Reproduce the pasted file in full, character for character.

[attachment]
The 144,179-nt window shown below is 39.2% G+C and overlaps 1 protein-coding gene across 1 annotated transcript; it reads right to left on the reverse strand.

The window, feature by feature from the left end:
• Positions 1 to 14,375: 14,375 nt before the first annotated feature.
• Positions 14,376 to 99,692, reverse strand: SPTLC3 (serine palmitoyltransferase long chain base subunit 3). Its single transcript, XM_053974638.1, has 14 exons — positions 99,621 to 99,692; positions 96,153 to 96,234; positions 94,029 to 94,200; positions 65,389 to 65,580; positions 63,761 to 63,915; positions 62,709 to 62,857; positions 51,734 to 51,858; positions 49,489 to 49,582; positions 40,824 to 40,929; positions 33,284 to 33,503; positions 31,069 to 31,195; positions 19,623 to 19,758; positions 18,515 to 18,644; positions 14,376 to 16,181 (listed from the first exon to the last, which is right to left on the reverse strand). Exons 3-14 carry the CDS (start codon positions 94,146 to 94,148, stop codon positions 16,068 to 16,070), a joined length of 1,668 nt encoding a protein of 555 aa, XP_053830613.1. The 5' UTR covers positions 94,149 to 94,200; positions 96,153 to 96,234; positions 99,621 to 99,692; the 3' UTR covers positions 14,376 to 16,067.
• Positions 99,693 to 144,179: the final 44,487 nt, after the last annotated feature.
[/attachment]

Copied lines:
The 144,179-nt window shown below is 39.2% G+C and overlaps 1 protein-coding gene across 1 annotated transcript; it reads right to left on the reverse strand.

The window, feature by feature from the left end:
• Positions 1 to 14,375: 14,375 nt before the first annotated feature.
• Positions 14,376 to 99,692, reverse strand: SPTLC3 (serine palmitoyltransferase long chain base subunit 3). Its single transcript, XM_053974638.1, has 14 exons — positions 99,621 to 99,692; positions 96,153 to 96,234; positions 94,029 to 94,200; positions 65,389 to 65,580; positions 63,761 to 63,915; positions 62,709 to 62,857; positions 51,734 to 51,858; positions 49,489 to 49,582; positions 40,824 to 40,929; positions 33,284 to 33,503; positions 31,069 to 31,195; positions 19,623 to 19,758; positions 18,515 to 18,644; positions 14,376 to 16,181 (listed from the first exon to the last, which is right to left on the reverse strand). Exons 3-14 carry the CDS (start codon positions 94,146 to 94,148, stop codon positions 16,068 to 16,070), a joined length of 1,668 nt encoding a protein of 555 aa, XP_053830613.1. The 5' UTR covers positions 94,149 to 94,200; positions 96,153 to 96,234; positions 99,621 to 99,692; the 3' UTR covers positions 14,376 to 16,067.
• Positions 99,693 to 144,179: the final 44,487 nt, after the last annotated feature.